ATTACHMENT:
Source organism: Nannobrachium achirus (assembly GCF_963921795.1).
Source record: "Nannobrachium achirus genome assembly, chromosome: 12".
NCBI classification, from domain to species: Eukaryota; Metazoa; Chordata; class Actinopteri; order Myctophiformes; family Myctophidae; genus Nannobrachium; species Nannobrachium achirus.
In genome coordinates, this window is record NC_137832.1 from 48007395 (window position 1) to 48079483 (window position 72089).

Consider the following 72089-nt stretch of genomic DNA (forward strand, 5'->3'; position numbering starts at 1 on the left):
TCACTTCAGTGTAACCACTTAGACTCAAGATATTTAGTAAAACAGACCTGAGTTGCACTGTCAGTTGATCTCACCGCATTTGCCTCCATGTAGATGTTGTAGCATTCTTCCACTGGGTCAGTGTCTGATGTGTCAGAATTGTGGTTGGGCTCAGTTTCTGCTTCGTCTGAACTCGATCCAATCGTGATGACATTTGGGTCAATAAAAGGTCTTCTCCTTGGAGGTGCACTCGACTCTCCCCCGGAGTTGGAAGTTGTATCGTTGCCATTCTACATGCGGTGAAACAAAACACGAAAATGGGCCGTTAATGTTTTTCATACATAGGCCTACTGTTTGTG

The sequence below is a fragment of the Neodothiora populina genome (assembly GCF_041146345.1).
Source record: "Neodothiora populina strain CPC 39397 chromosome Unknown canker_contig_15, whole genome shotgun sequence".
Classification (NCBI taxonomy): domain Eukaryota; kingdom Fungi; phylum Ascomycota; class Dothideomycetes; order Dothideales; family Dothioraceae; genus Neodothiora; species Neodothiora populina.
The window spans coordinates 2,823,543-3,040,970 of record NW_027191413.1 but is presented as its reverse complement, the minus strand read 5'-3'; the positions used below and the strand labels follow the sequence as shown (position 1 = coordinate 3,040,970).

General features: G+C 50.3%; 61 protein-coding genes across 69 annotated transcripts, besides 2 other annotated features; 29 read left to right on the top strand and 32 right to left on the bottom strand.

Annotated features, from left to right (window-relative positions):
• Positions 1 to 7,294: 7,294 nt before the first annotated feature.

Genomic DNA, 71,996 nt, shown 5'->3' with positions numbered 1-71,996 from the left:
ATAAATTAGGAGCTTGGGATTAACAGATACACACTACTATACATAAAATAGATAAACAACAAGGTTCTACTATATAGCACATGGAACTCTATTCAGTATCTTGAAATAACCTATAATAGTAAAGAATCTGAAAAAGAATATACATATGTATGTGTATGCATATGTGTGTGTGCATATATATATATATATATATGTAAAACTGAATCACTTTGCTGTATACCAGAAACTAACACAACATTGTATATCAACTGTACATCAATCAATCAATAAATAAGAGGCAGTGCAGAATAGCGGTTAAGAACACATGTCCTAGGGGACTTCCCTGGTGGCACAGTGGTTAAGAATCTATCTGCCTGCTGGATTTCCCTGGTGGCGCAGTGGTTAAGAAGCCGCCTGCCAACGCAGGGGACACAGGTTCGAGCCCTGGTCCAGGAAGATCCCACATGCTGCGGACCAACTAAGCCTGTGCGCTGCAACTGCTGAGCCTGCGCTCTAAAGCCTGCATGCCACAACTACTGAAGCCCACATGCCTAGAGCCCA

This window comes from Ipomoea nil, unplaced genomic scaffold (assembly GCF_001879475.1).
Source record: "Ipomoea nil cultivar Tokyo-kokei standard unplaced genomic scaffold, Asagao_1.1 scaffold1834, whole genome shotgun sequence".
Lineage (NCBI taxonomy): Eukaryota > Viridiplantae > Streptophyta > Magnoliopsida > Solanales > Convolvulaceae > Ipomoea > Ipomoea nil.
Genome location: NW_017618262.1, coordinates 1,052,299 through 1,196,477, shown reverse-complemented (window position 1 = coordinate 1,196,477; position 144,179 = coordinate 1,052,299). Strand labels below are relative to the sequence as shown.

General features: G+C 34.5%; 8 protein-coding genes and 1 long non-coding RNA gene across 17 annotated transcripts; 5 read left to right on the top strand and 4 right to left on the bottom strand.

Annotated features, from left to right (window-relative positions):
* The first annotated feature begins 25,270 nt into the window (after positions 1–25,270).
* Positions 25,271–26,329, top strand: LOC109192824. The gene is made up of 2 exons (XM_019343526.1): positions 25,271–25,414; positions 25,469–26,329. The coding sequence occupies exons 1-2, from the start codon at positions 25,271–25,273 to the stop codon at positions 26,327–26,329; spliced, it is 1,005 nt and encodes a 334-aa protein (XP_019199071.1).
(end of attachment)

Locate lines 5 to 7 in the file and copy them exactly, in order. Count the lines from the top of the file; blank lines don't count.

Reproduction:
Consider the following 72089-nt stretch of genomic DNA (forward strand, 5'->3'; position numbering starts at 1 on the left):
TCACTTCAGTGTAACCACTTAGACTCAAGATATTTAGTAAAACAGACCTGAGTTGCACTGTCAGTTGATCTCACCGCATTTGCCTCCATGTAGATGTTGTAGCATTCTTCCACTGGGTCAGTGTCTGATGTGTCAGAATTGTGGTTGGGCTCAGTTTCTGCTTCGTCTGAACTCGATCCAATCGTGATGACATTTGGGTCAATAAAAGGTCTTCTCCTTGGAGGTGCACTCGACTCTCCCCCGGAGTTGGAAGTTGTATCGTTGCCATTCTACATGCGGTGAAACAAAACACGAAAATGGGCCGTTAATGTTTTTCATACATAGGCCTACTGTTTGTG

The sequence below is a fragment of the Neodothiora populina genome (assembly GCF_041146345.1).